Troy Watson got a late start to his season, joining the Lansing Lugnuts in late May and piggybacked a bit before settling into the rotation full time. The 2018 15th-round pick wound up with 15 starts and 19 appearances in Lansing, finishing with 91 2/3 innings and a 3.14 ERA and a 1.25 WHIP. His low strikeout rate of 12.1% is somewhat concerning but he was able to keep his walk rate reasonable at 9.7%. He had a very solid cluster of outings from mid-June to mid-July, having just one appearance in that group in which he allowed more than two runs (including on scoreless outing and three of four or more innings with just one run against). He was rewarded by getting moved up to Dunedin for a start on July 18 in which he allowed four runs on 10 hits in six innings, without strikeout anyone out. He was sent back to Lansing and continued his solid work, tying his season-high of five strikeouts in a game in his final two starts including 5 2/3 innings of scoreless ball against Great Lakes on August 25 and five innings of one-run ball against West Michigan on August 30. I think Watson will get another crack at Dunedin next year.
Asserting himself as a pitcher to be watched carefully, Josh Winckowski followed up a stellar 2018 campaign, winning the Pitcher of the Year Award in the Northwest League with another strong season that had him advance to Dunedin. A 15th-round pick out of high school in 2016, the 21-year-old Winckowski tossed 73 2/3 innings in 13 starts with the Lugnuts, logging 73 2/3 innings and posting a stellar 2.32 ERA and 1.19 WHIP. He struck out a very strong 23.7% of batters while walking 8.7% with a superb 55.8% ground ball rate. Moving up to Dunedin after being a Mid-Season All-Star in the Midwest League, Winckowski made 11 more appearances, getting 53 2/3 more innings of work. While the numbers did drop off a little, they were still very strong with a 3.19 ERA and 1.21 WHIP, striking out 16.3% of batters and walking 7.5% and having his ground ball rate fall somewhat to 48.8%. Still, for Winckowski, who was almost two years younger than the average player in the Florida State League, it was an excellent season overall and gives us more reasons to keep an eye on him. I think he’ll start 2020 back in Dunedin but could move to New Hampshire mid-season if he can get his strikeout rate back up to where it was in Lansing last year.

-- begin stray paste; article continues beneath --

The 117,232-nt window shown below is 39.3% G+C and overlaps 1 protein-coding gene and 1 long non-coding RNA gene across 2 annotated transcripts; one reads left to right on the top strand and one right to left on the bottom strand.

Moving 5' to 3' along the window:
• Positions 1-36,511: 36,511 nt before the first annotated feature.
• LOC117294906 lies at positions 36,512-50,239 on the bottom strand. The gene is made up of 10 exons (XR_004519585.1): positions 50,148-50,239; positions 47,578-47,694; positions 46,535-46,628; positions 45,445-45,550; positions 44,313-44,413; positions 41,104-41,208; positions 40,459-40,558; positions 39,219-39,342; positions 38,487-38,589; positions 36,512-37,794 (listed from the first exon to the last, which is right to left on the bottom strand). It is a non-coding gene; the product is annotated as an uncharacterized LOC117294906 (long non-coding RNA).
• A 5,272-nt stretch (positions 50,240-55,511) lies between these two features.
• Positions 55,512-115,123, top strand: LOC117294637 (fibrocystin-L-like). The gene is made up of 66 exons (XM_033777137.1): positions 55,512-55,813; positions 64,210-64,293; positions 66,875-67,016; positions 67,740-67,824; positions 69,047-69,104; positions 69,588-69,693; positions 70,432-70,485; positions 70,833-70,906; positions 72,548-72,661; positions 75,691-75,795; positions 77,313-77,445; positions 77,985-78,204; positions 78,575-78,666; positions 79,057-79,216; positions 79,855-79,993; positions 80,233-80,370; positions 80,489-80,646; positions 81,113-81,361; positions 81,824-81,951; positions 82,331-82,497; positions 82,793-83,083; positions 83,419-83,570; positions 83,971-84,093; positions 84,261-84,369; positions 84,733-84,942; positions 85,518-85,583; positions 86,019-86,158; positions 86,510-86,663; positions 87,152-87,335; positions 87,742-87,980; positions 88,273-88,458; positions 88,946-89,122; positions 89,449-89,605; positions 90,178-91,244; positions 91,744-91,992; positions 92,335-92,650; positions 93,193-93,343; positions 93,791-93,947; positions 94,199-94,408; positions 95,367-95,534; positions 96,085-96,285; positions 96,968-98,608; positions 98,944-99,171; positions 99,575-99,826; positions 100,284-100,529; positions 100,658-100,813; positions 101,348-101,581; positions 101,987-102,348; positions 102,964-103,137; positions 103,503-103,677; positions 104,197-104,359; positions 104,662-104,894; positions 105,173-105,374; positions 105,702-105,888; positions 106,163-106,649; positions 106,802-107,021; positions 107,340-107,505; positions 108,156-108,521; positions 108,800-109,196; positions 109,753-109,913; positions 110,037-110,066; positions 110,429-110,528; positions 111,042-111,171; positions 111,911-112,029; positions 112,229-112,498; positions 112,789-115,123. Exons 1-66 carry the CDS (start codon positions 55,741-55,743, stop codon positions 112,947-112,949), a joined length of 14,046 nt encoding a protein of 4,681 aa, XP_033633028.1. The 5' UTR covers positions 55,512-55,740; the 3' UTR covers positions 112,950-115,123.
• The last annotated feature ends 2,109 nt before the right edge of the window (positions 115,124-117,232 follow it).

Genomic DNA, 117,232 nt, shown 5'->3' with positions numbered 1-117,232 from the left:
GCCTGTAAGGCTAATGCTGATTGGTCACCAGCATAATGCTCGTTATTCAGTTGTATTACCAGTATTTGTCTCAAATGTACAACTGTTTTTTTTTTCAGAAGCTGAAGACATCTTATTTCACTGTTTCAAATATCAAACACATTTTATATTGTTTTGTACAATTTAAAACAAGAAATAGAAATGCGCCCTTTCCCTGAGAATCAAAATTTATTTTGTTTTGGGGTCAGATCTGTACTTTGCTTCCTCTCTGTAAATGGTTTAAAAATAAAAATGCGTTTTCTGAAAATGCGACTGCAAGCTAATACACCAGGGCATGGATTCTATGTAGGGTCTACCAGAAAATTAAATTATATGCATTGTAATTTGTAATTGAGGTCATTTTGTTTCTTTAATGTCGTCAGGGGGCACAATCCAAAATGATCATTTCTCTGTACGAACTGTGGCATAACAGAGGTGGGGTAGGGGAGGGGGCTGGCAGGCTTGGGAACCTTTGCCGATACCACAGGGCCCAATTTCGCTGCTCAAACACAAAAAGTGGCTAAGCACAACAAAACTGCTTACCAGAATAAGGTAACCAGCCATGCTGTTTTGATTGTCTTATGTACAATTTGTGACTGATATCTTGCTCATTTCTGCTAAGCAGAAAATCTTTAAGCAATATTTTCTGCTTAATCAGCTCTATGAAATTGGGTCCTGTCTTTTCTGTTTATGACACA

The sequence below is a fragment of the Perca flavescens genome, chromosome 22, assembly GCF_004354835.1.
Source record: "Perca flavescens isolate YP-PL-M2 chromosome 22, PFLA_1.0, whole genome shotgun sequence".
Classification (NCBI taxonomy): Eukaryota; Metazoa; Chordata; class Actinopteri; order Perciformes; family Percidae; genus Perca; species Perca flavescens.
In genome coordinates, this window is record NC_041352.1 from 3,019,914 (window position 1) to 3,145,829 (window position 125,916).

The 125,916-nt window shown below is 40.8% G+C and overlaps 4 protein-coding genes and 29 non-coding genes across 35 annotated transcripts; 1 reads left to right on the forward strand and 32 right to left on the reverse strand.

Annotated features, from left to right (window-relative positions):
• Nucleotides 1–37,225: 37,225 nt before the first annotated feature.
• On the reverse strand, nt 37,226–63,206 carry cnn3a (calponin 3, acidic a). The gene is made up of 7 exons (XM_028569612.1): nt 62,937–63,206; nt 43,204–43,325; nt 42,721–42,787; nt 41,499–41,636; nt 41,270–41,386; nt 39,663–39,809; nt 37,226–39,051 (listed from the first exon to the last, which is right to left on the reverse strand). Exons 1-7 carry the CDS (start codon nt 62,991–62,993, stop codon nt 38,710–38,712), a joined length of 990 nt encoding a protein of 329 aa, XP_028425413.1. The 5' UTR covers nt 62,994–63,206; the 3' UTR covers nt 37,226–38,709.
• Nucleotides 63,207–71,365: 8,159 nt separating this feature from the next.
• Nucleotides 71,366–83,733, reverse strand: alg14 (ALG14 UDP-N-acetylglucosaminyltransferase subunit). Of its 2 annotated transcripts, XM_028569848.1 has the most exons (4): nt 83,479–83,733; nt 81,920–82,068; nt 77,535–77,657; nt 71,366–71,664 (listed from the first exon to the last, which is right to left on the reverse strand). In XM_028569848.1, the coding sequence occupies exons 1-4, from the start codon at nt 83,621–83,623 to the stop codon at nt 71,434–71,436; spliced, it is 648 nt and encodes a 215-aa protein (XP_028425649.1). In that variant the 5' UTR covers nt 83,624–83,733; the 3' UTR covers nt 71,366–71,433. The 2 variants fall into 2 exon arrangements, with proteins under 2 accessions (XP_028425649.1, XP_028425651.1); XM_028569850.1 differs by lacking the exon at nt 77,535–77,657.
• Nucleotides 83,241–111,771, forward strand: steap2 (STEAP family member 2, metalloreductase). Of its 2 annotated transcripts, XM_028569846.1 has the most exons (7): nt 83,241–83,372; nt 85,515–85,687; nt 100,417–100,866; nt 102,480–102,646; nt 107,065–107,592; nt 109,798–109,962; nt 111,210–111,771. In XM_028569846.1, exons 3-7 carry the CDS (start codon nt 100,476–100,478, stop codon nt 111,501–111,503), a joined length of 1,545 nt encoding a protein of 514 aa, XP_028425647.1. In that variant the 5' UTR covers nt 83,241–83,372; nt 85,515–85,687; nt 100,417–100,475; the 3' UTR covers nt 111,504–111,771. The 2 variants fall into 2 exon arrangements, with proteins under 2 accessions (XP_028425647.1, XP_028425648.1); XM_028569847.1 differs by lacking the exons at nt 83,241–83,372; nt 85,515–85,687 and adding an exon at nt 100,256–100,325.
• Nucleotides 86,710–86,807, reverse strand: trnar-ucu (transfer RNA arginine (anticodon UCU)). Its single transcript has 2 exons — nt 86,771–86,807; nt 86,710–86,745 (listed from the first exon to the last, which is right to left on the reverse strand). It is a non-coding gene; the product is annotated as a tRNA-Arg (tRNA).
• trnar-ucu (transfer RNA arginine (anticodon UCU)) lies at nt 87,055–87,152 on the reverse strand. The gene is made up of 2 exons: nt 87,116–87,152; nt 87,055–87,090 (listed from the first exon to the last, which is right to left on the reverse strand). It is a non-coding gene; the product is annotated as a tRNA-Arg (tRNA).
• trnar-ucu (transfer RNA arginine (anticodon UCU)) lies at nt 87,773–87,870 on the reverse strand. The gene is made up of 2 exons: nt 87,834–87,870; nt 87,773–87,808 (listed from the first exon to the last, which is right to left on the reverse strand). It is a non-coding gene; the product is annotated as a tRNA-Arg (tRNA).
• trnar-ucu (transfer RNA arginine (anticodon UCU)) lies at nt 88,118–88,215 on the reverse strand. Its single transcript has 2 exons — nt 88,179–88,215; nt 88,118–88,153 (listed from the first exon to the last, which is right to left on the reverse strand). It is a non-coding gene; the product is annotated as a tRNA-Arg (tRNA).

The key minor league player in the deal that sent fan favourite Kevin Pillar to the San Francisco Giants was pitcher Juan De Paula. The 6-foot-3, 22-year-old Dominican righty struggled at times with the Lansing Lugnuts, particularly with his control as he threw eight times with a 7.76 ERA over 29 innings, walking 19 and striking out 20 before he went on the injured list. He made two rehab outings with the GCL over a month later, giving up two runs on four hits and two walks with five strikeouts in five innings and had a strong outing for Bluefield (4 IP, 0 R, 1 H, 2 BB, 3 K) before returning to Lansing on July 13. There, he allowed seven runs in his return and 11 runs in 3 1/3 innings three starts later but also had 5 2/3 innings of one unearned run on July 24 and five innings with one run allowed on August 3. He would only make one more start before getting shut down, surrendering six runs in 3 1/3 innings on August 8 to finish his year. He would conclude his time in Lansing with a 9.17 ERA and 2.13 WHIP, striking out only 12.3% and walking 13.0%. Obviously, De Paula needs to be healthy and needs to work on his control and command before he can move up to Dunedin so I think he’ll start back in Lansing in 2020.
18-year-old Brazilian phenom Eric Pardinho struggled with injury through his 2019 season, starting with the Lansing Lugnuts but only getting into seven games with the Lugnuts but posting a 2.41 ERA and 1.25 WHIP, striking out 22.1% of batters and walking 9.6% in 33 2/3 innings. He also threw four innings in a rehab start in the GCL, striking out five and walking three, allowing just one hit and no runs. It’ll be interesting to see where Pardinho will start 2020. I think he could move to Dunedin given the maturity and pitchability he shows, with advanced offspeed pitches even when he doesn’t have his best fastball command (as I witnessed in one start this year), but because he’s still just 18, he may be back in Lansing to start 2020.